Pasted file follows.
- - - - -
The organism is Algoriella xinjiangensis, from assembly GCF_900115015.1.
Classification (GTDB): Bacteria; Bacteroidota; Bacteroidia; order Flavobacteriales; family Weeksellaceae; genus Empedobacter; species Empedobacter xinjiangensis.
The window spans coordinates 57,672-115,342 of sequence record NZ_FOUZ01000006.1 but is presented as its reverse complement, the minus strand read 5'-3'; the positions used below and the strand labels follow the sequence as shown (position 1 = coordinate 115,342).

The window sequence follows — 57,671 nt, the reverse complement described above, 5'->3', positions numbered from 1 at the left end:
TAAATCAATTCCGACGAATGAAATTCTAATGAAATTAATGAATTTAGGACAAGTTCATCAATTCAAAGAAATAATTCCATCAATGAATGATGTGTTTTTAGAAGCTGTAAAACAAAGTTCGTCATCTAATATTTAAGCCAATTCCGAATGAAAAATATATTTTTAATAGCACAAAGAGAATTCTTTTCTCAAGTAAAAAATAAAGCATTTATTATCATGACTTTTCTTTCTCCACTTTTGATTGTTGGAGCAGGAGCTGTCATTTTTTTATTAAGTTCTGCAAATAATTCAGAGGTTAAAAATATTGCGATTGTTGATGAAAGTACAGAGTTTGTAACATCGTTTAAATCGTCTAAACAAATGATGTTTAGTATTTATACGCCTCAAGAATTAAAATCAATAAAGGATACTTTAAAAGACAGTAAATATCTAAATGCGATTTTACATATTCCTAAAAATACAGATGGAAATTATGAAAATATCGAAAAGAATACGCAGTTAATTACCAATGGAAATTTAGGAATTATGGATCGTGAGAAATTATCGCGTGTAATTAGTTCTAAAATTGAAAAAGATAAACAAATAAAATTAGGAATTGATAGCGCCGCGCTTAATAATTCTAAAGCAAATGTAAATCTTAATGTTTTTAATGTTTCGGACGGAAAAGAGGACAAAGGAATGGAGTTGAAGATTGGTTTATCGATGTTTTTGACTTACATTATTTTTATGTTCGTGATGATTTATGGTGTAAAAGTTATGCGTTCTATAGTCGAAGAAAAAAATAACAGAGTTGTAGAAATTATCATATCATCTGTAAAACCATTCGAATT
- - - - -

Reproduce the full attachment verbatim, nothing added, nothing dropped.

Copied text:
The organism is Algoriella xinjiangensis, from assembly GCF_900115015.1.
Classification (GTDB): Bacteria; Bacteroidota; Bacteroidia; order Flavobacteriales; family Weeksellaceae; genus Empedobacter; species Empedobacter xinjiangensis.
The window spans coordinates 57,672-115,342 of sequence record NZ_FOUZ01000006.1 but is presented as its reverse complement, the minus strand read 5'-3'; the positions used below and the strand labels follow the sequence as shown (position 1 = coordinate 115,342).

The window sequence follows — 57,671 nt, the reverse complement described above, 5'->3', positions numbered from 1 at the left end:
TAAATCAATTCCGACGAATGAAATTCTAATGAAATTAATGAATTTAGGACAAGTTCATCAATTCAAAGAAATAATTCCATCAATGAATGATGTGTTTTTAGAAGCTGTAAAACAAAGTTCGTCATCTAATATTTAAGCCAATTCCGAATGAAAAATATATTTTTAATAGCACAAAGAGAATTCTTTTCTCAAGTAAAAAATAAAGCATTTATTATCATGACTTTTCTTTCTCCACTTTTGATTGTTGGAGCAGGAGCTGTCATTTTTTTATTAAGTTCTGCAAATAATTCAGAGGTTAAAAATATTGCGATTGTTGATGAAAGTACAGAGTTTGTAACATCGTTTAAATCGTCTAAACAAATGATGTTTAGTATTTATACGCCTCAAGAATTAAAATCAATAAAGGATACTTTAAAAGACAGTAAATATCTAAATGCGATTTTACATATTCCTAAAAATACAGATGGAAATTATGAAAATATCGAAAAGAATACGCAGTTAATTACCAATGGAAATTTAGGAATTATGGATCGTGAGAAATTATCGCGTGTAATTAGTTCTAAAATTGAAAAAGATAAACAAATAAAATTAGGAATTGATAGCGCCGCGCTTAATAATTCTAAAGCAAATGTAAATCTTAATGTTTTTAATGTTTCGGACGGAAAAGAGGACAAAGGAATGGAGTTGAAGATTGGTTTATCGATGTTTTTGACTTACATTATTTTTATGTTCGTGATGATTTATGGTGTAAAAGTTATGCGTTCTATAGTCGAAGAAAAAAATAACAGAGTTGTAGAAATTATCATATCATCTGTAAAACCATTCGAATT